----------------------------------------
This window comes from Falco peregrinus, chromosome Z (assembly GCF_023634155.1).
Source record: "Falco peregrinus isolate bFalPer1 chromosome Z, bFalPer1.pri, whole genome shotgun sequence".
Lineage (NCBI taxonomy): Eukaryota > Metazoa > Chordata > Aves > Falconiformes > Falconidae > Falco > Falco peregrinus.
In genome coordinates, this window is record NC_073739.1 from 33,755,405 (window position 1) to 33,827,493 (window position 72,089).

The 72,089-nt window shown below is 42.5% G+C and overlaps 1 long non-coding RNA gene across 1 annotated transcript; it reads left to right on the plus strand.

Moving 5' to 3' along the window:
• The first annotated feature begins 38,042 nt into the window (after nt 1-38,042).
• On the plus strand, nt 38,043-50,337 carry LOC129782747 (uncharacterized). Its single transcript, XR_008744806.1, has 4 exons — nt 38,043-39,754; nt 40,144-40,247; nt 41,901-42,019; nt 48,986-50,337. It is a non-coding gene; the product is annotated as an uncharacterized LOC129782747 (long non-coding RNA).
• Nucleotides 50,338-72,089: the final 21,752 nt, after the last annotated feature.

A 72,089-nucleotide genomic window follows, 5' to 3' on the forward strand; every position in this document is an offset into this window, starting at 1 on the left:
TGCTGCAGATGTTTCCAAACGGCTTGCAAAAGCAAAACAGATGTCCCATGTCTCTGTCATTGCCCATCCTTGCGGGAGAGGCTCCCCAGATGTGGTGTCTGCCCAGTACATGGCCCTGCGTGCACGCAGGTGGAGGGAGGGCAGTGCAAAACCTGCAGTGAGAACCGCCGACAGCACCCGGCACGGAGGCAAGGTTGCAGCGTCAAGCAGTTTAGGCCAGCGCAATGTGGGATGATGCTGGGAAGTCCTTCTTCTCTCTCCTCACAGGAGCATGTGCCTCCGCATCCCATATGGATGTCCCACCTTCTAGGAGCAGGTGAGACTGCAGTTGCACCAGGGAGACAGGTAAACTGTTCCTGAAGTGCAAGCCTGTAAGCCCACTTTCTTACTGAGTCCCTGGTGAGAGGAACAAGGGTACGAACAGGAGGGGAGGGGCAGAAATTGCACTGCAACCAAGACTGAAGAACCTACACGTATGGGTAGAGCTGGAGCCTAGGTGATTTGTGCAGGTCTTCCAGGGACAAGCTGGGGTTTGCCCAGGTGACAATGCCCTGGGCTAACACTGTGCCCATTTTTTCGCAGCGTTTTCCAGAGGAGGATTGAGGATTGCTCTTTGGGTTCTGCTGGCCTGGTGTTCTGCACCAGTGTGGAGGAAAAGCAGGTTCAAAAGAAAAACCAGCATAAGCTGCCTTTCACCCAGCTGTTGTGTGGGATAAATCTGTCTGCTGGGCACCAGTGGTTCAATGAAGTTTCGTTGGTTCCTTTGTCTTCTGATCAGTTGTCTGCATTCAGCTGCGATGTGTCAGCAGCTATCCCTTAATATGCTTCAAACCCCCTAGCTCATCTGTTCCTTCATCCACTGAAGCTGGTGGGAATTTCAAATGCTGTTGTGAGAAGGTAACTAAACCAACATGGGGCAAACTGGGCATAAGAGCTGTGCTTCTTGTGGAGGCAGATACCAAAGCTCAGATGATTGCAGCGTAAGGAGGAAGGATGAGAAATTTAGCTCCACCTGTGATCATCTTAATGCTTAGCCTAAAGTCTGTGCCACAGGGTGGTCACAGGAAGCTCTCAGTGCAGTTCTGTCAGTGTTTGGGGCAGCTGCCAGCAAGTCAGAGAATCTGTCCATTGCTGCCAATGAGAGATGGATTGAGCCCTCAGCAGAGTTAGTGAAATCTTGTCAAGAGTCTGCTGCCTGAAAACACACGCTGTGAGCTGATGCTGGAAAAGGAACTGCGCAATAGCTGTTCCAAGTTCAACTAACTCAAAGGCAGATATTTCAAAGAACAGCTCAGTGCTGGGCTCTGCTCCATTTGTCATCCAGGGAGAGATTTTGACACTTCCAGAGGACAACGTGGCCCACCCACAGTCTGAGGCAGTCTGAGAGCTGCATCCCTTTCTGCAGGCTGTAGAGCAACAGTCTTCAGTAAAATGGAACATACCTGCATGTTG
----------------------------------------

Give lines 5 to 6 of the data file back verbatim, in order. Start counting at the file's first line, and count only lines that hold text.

The 72,089-nt window shown below is 42.5% G+C and overlaps 1 long non-coding RNA gene across 1 annotated transcript; it reads left to right on the plus strand.

Moving 5' to 3' along the window: